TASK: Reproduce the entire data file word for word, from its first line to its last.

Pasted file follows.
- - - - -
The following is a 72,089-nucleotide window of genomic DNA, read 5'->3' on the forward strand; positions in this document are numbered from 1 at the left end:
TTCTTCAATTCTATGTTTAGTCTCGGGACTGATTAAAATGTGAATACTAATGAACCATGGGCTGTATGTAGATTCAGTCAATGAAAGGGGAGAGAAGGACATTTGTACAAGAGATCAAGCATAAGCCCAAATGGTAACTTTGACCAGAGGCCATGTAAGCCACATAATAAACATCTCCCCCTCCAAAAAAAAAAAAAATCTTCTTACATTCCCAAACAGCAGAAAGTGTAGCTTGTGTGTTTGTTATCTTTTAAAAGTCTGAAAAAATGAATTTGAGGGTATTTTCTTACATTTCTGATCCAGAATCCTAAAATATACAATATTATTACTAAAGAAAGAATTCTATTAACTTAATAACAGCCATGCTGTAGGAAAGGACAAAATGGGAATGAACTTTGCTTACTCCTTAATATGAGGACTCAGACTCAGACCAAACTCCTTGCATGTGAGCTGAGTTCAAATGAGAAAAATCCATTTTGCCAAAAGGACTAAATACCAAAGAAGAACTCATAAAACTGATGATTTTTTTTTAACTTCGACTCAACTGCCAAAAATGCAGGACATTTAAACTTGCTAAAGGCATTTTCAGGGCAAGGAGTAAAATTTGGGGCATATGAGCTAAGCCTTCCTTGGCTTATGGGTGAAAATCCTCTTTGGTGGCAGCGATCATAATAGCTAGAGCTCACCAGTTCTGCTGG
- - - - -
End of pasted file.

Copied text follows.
The following is a 72,089-nucleotide window of genomic DNA, read 5'->3' on the forward strand; positions in this document are numbered from 1 at the left end:
TTCTTCAATTCTATGTTTAGTCTCGGGACTGATTAAAATGTGAATACTAATGAACCATGGGCTGTATGTAGATTCAGTCAATGAAAGGGGAGAGAAGGACATTTGTACAAGAGATCAAGCATAAGCCCAAATGGTAACTTTGACCAGAGGCCATGTAAGCCACATAATAAACATCTCCCCCTCCAAAAAAAAAAAAAATCTTCTTACATTCCCAAACAGCAGAAAGTGTAGCTTGTGTGTTTGTTATCTTTTAAAAGTCTGAAAAAATGAATTTGAGGGTATTTTCTTACATTTCTGATCCAGAATCCTAAAATATACAATATTATTACTAAAGAAAGAATTCTATTAACTTAATAACAGCCATGCTGTAGGAAAGGACAAAATGGGAATGAACTTTGCTTACTCCTTAATATGAGGACTCAGACTCAGACCAAACTCCTTGCATGTGAGCTGAGTTCAAATGAGAAAAATCCATTTTGCCAAAAGGACTAAATACCAAAGAAGAACTCATAAAACTGATGATTTTTTTTTAACTTCGACTCAACTGCCAAAAATGCAGGACATTTAAACTTGCTAAAGGCATTTTCAGGGCAAGGAGTAAAATTTGGGGCATATGAGCTAAGCCTTCCTTGGCTTATGGGTGAAAATCCTCTTTGGTGGCAGCGATCATAATAGCTAGAGCTCACCAGTTCTGCTGG